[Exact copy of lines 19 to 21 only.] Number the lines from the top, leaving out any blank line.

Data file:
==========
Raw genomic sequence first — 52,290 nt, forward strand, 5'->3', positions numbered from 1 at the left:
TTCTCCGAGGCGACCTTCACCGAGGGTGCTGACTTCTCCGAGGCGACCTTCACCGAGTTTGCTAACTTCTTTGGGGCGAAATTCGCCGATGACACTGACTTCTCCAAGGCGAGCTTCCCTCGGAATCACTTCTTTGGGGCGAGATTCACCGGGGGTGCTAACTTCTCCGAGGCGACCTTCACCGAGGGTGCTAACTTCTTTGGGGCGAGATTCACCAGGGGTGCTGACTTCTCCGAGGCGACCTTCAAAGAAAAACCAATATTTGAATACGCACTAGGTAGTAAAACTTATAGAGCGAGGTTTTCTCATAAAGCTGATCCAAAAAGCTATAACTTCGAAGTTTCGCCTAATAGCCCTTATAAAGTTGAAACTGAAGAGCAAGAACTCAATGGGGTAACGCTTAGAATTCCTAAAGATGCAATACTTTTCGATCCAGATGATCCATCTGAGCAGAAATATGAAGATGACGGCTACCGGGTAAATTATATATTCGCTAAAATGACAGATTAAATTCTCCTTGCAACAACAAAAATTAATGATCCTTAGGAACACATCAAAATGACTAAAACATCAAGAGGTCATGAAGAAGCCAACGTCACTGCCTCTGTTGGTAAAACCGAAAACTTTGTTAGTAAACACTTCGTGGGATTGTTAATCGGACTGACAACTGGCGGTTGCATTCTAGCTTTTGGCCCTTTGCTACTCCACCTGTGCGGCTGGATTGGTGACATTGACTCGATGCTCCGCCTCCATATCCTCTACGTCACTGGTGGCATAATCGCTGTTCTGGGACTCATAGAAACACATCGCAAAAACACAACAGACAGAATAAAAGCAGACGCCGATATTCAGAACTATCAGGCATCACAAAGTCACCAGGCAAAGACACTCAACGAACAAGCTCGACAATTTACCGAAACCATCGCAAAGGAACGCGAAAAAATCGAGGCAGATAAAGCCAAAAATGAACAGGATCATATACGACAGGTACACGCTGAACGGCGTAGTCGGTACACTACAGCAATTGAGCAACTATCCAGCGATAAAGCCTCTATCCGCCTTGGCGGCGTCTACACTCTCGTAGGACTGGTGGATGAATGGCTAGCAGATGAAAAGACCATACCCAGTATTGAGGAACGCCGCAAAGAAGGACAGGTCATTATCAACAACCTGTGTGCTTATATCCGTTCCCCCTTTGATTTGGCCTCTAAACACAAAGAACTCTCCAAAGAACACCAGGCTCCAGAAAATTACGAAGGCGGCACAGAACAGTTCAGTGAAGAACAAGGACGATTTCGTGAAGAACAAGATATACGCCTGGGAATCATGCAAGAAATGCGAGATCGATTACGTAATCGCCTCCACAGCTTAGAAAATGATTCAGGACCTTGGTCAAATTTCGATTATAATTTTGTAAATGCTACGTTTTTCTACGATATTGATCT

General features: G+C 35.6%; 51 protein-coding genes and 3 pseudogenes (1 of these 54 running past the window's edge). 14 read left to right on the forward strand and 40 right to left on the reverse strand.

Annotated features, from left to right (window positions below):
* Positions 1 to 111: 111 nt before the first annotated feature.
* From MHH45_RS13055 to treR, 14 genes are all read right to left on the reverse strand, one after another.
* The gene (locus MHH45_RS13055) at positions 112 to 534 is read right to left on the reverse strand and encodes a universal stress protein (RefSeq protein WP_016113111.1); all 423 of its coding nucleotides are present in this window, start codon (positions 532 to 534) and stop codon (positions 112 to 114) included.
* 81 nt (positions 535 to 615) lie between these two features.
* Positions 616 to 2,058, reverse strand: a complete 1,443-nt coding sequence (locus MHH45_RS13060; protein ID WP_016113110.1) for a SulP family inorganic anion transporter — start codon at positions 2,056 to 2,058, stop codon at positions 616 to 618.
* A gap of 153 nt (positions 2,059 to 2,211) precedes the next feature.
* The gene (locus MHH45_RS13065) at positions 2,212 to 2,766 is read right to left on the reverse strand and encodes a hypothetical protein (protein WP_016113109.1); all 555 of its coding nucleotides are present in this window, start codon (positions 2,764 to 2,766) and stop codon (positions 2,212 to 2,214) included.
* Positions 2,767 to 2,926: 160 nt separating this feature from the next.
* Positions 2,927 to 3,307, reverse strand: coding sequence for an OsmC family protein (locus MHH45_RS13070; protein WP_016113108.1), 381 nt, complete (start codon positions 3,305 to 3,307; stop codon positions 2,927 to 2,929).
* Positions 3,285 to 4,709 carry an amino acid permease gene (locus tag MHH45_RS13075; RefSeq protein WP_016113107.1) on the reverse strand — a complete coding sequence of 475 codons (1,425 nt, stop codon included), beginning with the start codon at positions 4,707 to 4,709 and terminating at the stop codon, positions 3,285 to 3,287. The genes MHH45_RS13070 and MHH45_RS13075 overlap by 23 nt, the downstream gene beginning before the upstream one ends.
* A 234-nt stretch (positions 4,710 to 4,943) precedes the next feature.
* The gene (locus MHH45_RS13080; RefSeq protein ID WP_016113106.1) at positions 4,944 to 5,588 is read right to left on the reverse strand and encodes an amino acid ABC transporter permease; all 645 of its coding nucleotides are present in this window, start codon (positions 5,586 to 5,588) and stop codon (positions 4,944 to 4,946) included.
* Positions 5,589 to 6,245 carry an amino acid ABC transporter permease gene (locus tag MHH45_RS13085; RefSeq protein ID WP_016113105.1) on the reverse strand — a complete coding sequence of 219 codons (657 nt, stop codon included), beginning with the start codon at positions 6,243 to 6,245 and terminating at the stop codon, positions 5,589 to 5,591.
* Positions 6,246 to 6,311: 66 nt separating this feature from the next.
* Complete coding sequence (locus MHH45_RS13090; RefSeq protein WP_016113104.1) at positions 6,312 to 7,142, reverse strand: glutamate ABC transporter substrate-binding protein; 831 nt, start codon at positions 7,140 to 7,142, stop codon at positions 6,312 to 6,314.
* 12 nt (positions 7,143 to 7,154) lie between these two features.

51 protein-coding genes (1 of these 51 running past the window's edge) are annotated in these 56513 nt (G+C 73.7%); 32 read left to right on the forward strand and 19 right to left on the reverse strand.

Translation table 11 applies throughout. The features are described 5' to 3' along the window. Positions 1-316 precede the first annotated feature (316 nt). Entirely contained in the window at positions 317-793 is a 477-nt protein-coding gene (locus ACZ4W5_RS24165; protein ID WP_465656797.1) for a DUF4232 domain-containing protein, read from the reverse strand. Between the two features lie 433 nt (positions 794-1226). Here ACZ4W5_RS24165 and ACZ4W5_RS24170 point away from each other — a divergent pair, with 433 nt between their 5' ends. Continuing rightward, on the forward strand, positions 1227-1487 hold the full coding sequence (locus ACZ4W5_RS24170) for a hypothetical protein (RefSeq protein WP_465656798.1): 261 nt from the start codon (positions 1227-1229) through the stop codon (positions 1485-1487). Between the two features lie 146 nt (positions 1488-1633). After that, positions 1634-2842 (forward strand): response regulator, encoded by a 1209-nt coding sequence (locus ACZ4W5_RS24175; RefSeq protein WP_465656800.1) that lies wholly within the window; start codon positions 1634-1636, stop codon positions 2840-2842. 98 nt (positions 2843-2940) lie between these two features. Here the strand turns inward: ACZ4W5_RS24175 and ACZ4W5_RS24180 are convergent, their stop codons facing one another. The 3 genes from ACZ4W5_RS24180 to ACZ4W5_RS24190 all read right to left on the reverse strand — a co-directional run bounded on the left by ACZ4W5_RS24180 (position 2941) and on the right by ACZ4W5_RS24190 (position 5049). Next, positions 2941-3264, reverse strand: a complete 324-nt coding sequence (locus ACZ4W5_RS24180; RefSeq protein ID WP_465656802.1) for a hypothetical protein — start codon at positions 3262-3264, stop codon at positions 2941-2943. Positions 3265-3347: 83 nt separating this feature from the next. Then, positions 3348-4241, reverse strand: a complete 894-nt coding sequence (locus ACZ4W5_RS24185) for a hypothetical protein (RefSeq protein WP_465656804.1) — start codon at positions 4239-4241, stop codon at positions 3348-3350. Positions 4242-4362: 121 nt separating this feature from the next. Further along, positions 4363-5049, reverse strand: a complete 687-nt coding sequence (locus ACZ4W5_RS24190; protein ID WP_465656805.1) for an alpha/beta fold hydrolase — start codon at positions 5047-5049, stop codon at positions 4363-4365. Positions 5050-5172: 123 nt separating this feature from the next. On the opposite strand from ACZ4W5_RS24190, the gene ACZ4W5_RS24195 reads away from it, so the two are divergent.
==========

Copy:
* Complete coding sequence (locus MHH45_RS13090; RefSeq protein WP_016113104.1) at positions 6,312 to 7,142, reverse strand: glutamate ABC transporter substrate-binding protein; 831 nt, start codon at positions 7,140 to 7,142, stop codon at positions 6,312 to 6,314.
* 12 nt (positions 7,143 to 7,154) lie between these two features.

51 protein-coding genes (1 of these 51 running past the window's edge) are annotated in these 56513 nt (G+C 73.7%); 32 read left to right on the forward strand and 19 right to left on the reverse strand.